NAICS Codes 101

My recommendation today is to focus on what you’re good at. Rocket science, right? Sticking to your core competencies is Business 101 advice. The difference with government procurement is be an expert in your NAICS code.


The North American Industry Classification System is the way Contract Officers reference each solicitation they work on. This is important when you search and refine both your description of your own company (beta.sam.gov, SBA GLS, etc) but also how you search for efforts you want to bid on.


Semantics…word choice…matters. Big time!! For example, a Contract Officer has a requirement for Computer Services. That requirement could be correctly classified as 541513 or 541519. Or about 5 or 6 other NAICS codes. Don’t even get started if the solicitation requirement has more than one item one it. Contract Officers pick the NAICS that makes the most sense to them. What is the largest portion of equipment/service on the contract? That is likely what they will use. They must select a single NAICS for each effort.

 

So there in lies the problem. Do you search for 541513 or 541519? What if you miss it or the thousand other efforts classified differently? The answer is to broaden your understanding and appreciation for your line of work. Think about what you do like a Contract Officer who doesn’t know your work. What would they call you work? What would a thousand Contract Officers call it? You will likely have to expand your list of NAICS you research. Just like any search engine, if you get too many responses then you have time to research, then reduce your list of NAICS. Too few, widen your search.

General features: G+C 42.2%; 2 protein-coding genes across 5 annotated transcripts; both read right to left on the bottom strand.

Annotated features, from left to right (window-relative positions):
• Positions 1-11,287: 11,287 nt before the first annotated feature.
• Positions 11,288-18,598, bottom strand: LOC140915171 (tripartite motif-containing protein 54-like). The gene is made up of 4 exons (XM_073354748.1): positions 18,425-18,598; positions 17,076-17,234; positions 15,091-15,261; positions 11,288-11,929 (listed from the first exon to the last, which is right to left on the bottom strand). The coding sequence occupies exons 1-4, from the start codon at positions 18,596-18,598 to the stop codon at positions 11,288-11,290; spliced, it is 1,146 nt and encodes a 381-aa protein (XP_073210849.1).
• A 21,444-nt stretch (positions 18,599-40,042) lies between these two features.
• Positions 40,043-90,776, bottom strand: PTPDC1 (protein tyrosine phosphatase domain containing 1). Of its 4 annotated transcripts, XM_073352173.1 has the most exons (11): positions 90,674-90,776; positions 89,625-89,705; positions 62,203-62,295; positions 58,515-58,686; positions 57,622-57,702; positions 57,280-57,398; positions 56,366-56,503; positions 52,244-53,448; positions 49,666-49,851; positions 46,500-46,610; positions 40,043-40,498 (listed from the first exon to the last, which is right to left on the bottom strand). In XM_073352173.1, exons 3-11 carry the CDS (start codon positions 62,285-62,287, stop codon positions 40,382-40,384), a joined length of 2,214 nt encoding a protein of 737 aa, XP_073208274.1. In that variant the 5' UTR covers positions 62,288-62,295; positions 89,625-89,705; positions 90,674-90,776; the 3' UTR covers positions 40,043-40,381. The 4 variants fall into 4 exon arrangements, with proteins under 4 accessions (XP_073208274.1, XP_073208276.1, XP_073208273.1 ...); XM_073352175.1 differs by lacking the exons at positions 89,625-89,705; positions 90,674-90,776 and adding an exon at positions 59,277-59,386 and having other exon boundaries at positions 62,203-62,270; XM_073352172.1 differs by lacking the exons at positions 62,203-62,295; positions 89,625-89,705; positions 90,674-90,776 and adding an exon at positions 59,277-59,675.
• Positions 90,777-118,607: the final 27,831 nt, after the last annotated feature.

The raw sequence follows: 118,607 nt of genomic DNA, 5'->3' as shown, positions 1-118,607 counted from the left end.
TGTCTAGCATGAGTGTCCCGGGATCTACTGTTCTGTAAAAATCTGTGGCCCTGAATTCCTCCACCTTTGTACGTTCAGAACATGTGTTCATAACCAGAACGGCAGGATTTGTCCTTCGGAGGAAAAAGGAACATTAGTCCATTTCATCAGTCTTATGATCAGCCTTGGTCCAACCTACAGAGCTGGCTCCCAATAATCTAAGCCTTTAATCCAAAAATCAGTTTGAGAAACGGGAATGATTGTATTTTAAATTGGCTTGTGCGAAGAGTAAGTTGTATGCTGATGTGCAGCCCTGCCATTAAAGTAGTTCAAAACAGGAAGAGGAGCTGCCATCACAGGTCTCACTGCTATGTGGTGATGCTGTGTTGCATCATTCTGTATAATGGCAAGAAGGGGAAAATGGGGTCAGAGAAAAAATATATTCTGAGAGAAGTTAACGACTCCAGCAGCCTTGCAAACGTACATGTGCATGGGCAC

Here’s another hint, the 6-digit NAICS are progressively more refined. For example, 62 is for all Healthcare and Social Assistance. 622 is for Hospitals. 6222 is for Psychiatric Hospitals. You see the pattern? The more digits, the more refined and specific the identification. You don’t have to list all the 6-digit codes in a category. Try searching at a higher level (ie 62, 622, 6222) to broaden your searches.


Here is one site helpful to do some research. Don’t miss an opportunity that might be a perfect fit because you call your work something different than a Contract Officer might.


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